At this point, we’re very used to Marina Abramović doing all sorts of intriguing stuff for her shows - after all, “the godmother of performance art” taught us to expect nothing less than unusual.
Her artworks have always been unique tests of endurance - be it when she cleaned meat off animal carcasses in a closed space, lived in a gallery for 12 days without food, or sat in a chair for more than 700 hours just staring at strangers.
What she will do for her upcoming exhibition at the Royal Academy of Arts in London will surely introduce something new for both the artist and her audience, as it involves a lot of electricity, blood, and glass tears, among other things.
For the next several months, the 71-year-old will work with the company’s 50 artisans and technicians to make dozens of works of art.
One of the pieces will be a glass fountain of the artist, made of glass and apparently filled with her blood, which will be coming out of “everything - my nose, mouth, eyes, breasts, fingertips.” Others will include a table covered with 10,000 glass tears and a statue of the artist eating herself.
But perhaps the most intriguing artwork we can expect is, of course, a performance, which will see Abramović charged with electricity - to the point she can extinguish a candle by simply pointing at it. According to Adam Lowe, Factum’s founder, it will be as much as one million volts of static and, if done properly, it comes out of your fingers and puts out a candle a meter away from the person.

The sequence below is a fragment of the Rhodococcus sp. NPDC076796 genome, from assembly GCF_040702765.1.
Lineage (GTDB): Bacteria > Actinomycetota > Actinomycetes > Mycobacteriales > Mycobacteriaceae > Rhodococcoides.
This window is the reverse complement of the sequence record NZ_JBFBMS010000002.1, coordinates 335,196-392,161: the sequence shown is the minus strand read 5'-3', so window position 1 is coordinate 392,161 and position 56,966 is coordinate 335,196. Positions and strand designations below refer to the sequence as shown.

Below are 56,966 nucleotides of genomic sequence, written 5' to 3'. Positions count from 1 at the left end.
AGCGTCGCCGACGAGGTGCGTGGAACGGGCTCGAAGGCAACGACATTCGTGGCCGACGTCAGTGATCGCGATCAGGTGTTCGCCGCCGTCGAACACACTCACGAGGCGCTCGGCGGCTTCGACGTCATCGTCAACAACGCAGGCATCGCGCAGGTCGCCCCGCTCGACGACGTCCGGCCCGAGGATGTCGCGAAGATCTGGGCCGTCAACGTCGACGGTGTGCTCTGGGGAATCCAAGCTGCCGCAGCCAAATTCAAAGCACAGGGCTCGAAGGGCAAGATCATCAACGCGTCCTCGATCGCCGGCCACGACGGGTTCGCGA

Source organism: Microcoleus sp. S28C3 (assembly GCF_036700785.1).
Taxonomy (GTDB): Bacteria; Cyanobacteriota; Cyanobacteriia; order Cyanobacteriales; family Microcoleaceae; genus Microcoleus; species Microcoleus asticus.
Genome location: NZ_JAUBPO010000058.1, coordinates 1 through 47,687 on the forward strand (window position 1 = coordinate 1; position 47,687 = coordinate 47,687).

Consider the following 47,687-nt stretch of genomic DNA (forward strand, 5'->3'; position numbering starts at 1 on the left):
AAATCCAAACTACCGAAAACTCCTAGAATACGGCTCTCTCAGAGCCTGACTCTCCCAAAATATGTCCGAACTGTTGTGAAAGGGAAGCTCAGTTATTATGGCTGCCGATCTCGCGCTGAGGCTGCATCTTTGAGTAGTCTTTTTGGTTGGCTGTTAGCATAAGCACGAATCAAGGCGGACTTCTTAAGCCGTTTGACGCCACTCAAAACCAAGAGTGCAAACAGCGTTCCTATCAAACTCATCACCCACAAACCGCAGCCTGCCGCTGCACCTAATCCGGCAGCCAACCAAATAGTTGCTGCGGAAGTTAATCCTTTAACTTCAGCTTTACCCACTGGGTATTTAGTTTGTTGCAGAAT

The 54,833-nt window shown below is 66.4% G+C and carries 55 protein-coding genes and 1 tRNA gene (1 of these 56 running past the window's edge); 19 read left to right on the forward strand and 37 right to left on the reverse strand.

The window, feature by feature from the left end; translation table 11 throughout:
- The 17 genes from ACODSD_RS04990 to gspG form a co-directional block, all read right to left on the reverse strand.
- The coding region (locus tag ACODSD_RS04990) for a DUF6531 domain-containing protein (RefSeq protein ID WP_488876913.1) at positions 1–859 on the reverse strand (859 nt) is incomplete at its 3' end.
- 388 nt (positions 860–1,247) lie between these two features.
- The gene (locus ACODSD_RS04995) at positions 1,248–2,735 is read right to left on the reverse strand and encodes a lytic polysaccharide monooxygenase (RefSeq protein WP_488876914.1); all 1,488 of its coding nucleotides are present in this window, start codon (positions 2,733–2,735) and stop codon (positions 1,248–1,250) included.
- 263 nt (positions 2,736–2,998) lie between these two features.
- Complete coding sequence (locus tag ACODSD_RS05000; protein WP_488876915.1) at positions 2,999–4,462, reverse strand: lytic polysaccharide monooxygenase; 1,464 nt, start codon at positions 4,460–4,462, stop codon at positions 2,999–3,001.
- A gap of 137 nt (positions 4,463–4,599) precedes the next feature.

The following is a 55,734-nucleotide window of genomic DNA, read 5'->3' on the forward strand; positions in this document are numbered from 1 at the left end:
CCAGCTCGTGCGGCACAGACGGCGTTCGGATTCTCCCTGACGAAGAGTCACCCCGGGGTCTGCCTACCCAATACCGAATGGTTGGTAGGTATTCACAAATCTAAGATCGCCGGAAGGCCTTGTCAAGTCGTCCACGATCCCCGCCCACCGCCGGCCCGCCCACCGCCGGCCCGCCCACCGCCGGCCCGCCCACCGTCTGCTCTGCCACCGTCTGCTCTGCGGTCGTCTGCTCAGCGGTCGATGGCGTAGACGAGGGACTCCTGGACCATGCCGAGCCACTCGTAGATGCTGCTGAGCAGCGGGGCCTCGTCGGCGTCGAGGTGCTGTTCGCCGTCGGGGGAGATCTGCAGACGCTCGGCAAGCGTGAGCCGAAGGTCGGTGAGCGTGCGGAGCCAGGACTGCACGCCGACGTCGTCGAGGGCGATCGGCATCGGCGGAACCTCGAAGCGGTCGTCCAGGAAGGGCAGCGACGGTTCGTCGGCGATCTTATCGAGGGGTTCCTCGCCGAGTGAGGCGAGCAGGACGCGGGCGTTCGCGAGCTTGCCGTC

But if it goes wrong, it is a killing machine.
We have no choice but to wait and see how it turns out!
Factum Arte was founded in 2001, and has had an ongoing working relationship with Marina Abramović since 2013.
Our endeavor with Abramović focuses on developing innovative materializations of her ideas and practice. We explore several subjects and their materialization, such as presence and absence, life and death, the ephemeral and the permanent. These and many other result from a number of visits to our workshop and the experimentation between our technologies and her ideas.
Marina Abramović’s show at the Royal Academy of Arts in London will take place sometime in 2020, and it will be the first time in the institution’s 250-year history that they acknowledge a woman in a retrospective.
In addition to the artworks that will be exhibited in this show, some of what’s produced at Factum will be sold through various galleries representing Abramović.
Featured image: Marina Abramović - Artist Portrait with a Candle (detail), 2013, from the series ‘Places of Power’. Courtesy of the Marina Abramović Archives.